Because the third party, rather than the fund manager, is responsible for creating each fund, registering it under the securities laws, and handling many other organizational matters, it also bears many related expenses that, for most mutual funds, the manager-as-sponsor would bear. In addition, because multiple managers are able to participate in a series trust, with each managing a separate fund--each fund being a separate "series" within the larger trust (17)--the managers are able to realize certain efficiencies that would not be present if each instead managed a stand-alone mutual fund. Most important, because series trusts introduce a wide range of private fund managers, as well as the alternative strategies they developed while managing private funds, to the mutual fund market, they constitute an important new locus of investment opportunities for retail investors.

    Nevertheless, despite the risk mitigation opportunities and increased portfolio diversification that liquid alternative funds, series trusts, and other emerging retail investment products (together, "alternative funds") promise to retail investors, that promise cannot, without more, be realized. Because of the complexity of their portfolio investments and trading activities, alternative funds render investor knowledge more critical than it has ever been. Yet, perhaps more than ever before, knowledge remains the province of sophisticated investors. (18)

    As an initial matter, for most retail investors, disclosure is largely ineffective, given both its length and complexity and human nature. (19) That is particularly so in the alternative fund context because alternative funds' more complex portfolio activities logically necessitate additional pages and greater detail. In addition, any given "bundle" of disclosure pertains only to a single fund and does not address the role that an investment in that fund might play in furthering an investor's diversification needs.

    These difficulties are punctuated by the mutual fund distribution process, by which shares of mutual funds, including alternative funds, are sold to retail investors. This process, which occurs through so-called distribution channels, has not been successful in filling the yawning gaps in investors' understanding of the investment options available to them or otherwise in countering the disclosure-related deficiencies noted above. However, it has been very successful at keeping the mutual fund ship afloat. (20) Indeed, the distribution process has steadily funneled investors into alternative funds, thereby creating the worst of all worlds. At the same time that investors lack a complete understanding of alternative funds' activities, purposes, diversification functions, and unique and substantial risks, too effective mutual fund distribution machinery increasingly leads investors to hand over their capital to these funds. (21)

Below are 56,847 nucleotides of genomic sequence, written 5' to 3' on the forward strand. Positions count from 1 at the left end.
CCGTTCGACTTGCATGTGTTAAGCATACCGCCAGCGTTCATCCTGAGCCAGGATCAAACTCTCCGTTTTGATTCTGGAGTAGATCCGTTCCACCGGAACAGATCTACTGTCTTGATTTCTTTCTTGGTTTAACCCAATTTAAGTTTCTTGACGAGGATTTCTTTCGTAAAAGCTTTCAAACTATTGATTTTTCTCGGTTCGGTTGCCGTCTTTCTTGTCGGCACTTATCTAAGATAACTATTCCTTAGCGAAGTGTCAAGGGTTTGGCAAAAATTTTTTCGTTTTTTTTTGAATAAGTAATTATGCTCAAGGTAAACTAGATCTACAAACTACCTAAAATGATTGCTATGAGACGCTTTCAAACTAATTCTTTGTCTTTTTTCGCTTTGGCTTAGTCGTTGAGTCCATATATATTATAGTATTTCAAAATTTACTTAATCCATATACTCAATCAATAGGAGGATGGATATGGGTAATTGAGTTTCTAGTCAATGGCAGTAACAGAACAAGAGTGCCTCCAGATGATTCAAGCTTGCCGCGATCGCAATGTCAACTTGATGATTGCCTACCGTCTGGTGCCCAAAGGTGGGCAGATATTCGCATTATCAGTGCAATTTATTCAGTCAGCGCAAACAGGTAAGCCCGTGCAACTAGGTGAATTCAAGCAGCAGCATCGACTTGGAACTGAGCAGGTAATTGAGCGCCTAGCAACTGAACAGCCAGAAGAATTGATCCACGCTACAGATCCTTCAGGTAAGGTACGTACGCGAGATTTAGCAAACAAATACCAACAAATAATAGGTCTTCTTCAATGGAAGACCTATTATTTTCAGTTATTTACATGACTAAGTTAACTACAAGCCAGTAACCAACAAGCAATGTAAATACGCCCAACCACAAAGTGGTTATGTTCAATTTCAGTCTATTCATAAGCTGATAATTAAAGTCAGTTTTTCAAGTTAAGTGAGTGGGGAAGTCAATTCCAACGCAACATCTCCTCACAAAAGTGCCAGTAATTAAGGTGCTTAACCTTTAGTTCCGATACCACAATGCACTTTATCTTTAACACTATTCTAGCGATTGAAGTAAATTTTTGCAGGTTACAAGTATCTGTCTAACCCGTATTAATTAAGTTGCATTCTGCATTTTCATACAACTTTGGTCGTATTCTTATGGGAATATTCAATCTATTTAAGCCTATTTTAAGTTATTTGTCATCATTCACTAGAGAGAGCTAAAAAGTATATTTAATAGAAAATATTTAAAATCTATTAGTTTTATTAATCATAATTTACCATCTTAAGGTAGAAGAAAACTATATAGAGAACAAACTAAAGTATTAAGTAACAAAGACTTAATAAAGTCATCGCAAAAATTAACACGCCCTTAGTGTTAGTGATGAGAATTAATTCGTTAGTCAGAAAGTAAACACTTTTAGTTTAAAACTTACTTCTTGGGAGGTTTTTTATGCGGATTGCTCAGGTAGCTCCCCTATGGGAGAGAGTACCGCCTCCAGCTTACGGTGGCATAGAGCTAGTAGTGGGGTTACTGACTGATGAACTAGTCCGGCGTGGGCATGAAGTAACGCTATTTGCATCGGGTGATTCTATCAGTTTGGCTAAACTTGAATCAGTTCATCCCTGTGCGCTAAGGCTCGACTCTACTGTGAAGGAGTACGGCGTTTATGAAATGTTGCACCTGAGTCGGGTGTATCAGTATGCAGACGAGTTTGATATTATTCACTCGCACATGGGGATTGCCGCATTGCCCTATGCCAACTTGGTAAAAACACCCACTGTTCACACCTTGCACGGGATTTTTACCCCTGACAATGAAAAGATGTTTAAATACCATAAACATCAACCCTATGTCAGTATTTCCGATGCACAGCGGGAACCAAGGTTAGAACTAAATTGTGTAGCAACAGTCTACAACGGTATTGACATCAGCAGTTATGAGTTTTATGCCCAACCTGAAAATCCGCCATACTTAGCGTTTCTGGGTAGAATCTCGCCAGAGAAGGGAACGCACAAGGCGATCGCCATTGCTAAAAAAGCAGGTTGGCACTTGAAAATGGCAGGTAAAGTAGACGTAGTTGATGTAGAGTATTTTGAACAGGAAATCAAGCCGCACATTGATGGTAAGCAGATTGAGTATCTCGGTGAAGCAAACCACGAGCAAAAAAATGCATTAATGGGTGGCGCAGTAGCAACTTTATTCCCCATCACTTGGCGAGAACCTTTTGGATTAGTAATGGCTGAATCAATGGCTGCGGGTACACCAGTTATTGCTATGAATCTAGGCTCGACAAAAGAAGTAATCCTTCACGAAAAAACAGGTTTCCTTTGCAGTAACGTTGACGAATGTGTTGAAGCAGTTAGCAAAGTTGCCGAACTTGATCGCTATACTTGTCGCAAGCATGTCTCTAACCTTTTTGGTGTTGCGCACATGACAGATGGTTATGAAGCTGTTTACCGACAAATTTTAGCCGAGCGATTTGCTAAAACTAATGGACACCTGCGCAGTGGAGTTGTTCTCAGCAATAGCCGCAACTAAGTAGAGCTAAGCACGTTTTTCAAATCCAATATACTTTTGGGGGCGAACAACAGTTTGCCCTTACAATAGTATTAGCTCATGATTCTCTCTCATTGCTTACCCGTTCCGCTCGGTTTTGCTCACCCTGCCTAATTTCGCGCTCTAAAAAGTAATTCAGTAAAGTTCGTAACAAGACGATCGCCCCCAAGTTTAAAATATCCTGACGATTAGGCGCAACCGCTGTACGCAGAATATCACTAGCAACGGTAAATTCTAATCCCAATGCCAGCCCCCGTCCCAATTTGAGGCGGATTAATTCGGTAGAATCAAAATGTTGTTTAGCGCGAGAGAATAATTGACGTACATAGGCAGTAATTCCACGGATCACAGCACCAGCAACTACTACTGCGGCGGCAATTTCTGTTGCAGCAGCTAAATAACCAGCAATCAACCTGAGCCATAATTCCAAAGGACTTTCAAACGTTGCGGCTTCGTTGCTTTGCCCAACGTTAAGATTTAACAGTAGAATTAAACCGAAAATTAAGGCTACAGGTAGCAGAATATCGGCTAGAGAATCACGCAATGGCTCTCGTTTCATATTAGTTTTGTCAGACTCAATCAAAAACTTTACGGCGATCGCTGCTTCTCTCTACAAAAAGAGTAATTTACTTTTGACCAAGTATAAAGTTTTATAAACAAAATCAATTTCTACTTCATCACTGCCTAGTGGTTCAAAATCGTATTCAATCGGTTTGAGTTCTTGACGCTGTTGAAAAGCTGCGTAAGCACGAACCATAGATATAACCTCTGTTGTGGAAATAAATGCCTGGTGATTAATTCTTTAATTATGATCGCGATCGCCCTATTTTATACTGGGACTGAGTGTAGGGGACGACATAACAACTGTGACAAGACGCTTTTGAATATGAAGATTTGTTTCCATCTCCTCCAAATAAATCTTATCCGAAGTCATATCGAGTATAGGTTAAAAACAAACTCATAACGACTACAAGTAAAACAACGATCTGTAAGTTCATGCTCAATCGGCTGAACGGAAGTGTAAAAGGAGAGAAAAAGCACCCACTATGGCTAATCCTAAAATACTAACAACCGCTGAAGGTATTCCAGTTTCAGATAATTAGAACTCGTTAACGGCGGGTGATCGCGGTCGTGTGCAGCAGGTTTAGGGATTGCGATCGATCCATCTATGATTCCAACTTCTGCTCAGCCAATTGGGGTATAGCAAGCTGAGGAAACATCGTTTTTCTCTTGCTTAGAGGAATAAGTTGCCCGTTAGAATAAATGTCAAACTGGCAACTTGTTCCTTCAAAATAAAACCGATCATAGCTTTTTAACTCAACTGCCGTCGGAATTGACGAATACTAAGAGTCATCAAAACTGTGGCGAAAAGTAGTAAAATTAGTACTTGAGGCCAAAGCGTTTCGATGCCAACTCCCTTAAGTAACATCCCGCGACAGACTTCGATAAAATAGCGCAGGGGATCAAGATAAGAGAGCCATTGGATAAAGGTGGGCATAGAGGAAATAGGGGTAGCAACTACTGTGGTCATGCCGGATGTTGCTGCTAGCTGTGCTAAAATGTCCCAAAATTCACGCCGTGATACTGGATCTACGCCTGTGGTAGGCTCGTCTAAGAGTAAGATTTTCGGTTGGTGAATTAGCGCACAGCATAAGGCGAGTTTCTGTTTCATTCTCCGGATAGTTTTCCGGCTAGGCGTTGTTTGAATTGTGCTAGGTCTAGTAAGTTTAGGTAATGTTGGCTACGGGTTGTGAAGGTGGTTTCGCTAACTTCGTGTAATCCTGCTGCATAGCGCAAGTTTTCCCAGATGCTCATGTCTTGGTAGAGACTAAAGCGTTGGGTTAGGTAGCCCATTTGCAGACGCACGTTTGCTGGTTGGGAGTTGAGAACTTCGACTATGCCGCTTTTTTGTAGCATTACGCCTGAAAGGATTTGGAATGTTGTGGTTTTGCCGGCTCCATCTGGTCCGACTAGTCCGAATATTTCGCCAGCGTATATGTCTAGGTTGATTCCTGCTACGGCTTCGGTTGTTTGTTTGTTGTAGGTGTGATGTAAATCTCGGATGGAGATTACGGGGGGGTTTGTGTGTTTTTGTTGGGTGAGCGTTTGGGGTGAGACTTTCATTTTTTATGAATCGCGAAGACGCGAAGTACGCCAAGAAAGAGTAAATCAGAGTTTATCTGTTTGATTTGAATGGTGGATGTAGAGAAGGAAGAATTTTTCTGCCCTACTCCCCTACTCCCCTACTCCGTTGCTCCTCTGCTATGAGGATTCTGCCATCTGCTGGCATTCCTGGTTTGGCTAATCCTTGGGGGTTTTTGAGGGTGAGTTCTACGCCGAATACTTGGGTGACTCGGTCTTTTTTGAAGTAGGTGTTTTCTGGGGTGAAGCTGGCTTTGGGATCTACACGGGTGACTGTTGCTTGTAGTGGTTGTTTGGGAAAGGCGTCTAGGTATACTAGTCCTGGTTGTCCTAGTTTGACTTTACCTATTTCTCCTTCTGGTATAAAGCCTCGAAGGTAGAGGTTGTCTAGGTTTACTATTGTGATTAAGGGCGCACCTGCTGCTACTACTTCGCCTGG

Given these concerns, the laudable promise of alternative funds seems more like a threat. And that is investors' paradox: the standard refrain from both securities regulators and financial advisers is that, to minimize investment risk, investors should diversify their portfolios by investing in a broad array of asset classes. (22) At the same time, the new opportunities that now make such diversification possible are hampered by circumstances that may unduly increase investment risk.

    Although the academic literature is replete with analyses of investor protection concerns in the mutual fund context, it has neither directed significant attention to alternative funds nor recognized the seemingly intractable conundrum created by the combination of diversification opportunities and the risks those opportunities may create for investors. Perhaps more astonishingly, to date, no other scholarly article has even mentioned the series trust structure and its relevance for retail investors.

    This Article addresses these gaps. It argues that, although retail investors increasingly have access to the same types of investment products that sophisticated investors do, structural factors prevent investors from using those products to their best advantage--and, indeed, they may inflict considerable harm on themselves to the extent they attempt to do so. As a result, despite the hope for retail investors that alternative funds bring, the investment arena continues to advantage the fortunate few to the detriment of the many.

    In order for investors to realize the potential of alternative funds, they need to become better informed. Toward that end, this Article contends that the disconnect between an ineffective, disclosure-centered regulatory regime and an all-too-effective, profit-centered distribution regime must be eliminated. Instead of allowing distribution processes to exacerbate the deficiencies of regulatory disclosure processes, those processes should be made to counter disclosure...